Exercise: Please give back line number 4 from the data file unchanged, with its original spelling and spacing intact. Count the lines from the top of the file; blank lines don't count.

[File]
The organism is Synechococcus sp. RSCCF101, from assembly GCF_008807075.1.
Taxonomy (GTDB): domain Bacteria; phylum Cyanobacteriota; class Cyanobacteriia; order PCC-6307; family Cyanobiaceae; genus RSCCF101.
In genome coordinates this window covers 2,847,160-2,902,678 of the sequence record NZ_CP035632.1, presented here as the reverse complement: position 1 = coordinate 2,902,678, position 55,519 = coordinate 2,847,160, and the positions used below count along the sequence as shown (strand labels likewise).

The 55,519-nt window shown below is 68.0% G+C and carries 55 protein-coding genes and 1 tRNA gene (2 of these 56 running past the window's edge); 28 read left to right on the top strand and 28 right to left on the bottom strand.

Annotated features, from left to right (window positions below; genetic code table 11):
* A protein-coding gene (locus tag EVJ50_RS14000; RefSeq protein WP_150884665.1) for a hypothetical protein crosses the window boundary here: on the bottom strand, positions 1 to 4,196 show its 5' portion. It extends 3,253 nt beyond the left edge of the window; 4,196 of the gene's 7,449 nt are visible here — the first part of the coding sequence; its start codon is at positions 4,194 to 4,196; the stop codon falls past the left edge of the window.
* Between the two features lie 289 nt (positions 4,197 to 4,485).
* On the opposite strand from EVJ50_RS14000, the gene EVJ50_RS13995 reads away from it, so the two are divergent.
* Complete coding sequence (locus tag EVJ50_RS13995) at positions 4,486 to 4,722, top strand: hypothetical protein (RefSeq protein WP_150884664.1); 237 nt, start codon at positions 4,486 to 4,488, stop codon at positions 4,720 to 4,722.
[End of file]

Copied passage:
The 55,519-nt window shown below is 68.0% G+C and carries 55 protein-coding genes and 1 tRNA gene (2 of these 56 running past the window's edge); 28 read left to right on the top strand and 28 right to left on the bottom strand.